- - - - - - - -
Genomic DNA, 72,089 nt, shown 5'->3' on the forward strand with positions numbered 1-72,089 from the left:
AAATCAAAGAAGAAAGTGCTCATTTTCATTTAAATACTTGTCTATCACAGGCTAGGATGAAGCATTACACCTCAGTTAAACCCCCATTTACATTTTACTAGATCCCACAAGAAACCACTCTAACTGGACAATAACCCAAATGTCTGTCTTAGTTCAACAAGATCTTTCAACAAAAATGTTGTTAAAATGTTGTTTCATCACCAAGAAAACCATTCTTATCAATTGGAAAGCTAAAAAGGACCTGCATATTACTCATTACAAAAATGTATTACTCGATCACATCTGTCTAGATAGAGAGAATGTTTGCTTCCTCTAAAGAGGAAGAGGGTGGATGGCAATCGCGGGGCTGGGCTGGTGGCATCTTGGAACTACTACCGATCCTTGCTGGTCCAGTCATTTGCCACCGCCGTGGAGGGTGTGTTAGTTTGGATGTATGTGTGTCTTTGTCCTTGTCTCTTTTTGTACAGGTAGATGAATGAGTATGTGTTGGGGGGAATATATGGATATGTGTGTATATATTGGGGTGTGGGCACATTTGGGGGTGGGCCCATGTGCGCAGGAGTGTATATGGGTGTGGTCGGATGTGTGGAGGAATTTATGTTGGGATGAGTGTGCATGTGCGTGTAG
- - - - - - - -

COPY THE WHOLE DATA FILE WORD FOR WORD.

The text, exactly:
Genomic DNA, 72,089 nt, shown 5'->3' on the forward strand with positions numbered 1-72,089 from the left:
AAATCAAAGAAGAAAGTGCTCATTTTCATTTAAATACTTGTCTATCACAGGCTAGGATGAAGCATTACACCTCAGTTAAACCCCCATTTACATTTTACTAGATCCCACAAGAAACCACTCTAACTGGACAATAACCCAAATGTCTGTCTTAGTTCAACAAGATCTTTCAACAAAAATGTTGTTAAAATGTTGTTTCATCACCAAGAAAACCATTCTTATCAATTGGAAAGCTAAAAAGGACCTGCATATTACTCATTACAAAAATGTATTACTCGATCACATCTGTCTAGATAGAGAGAATGTTTGCTTCCTCTAAAGAGGAAGAGGGTGGATGGCAATCGCGGGGCTGGGCTGGTGGCATCTTGGAACTACTACCGATCCTTGCTGGTCCAGTCATTTGCCACCGCCGTGGAGGGTGTGTTAGTTTGGATGTATGTGTGTCTTTGTCCTTGTCTCTTTTTGTACAGGTAGATGAATGAGTATGTGTTGGGGGGAATATATGGATATGTGTGTATATATTGGGGTGTGGGCACATTTGGGGGTGGGCCCATGTGCGCAGGAGTGTATATGGGTGTGGTCGGATGTGTGGAGGAATTTATGTTGGGATGAGTGTGCATGTGCGTGTAG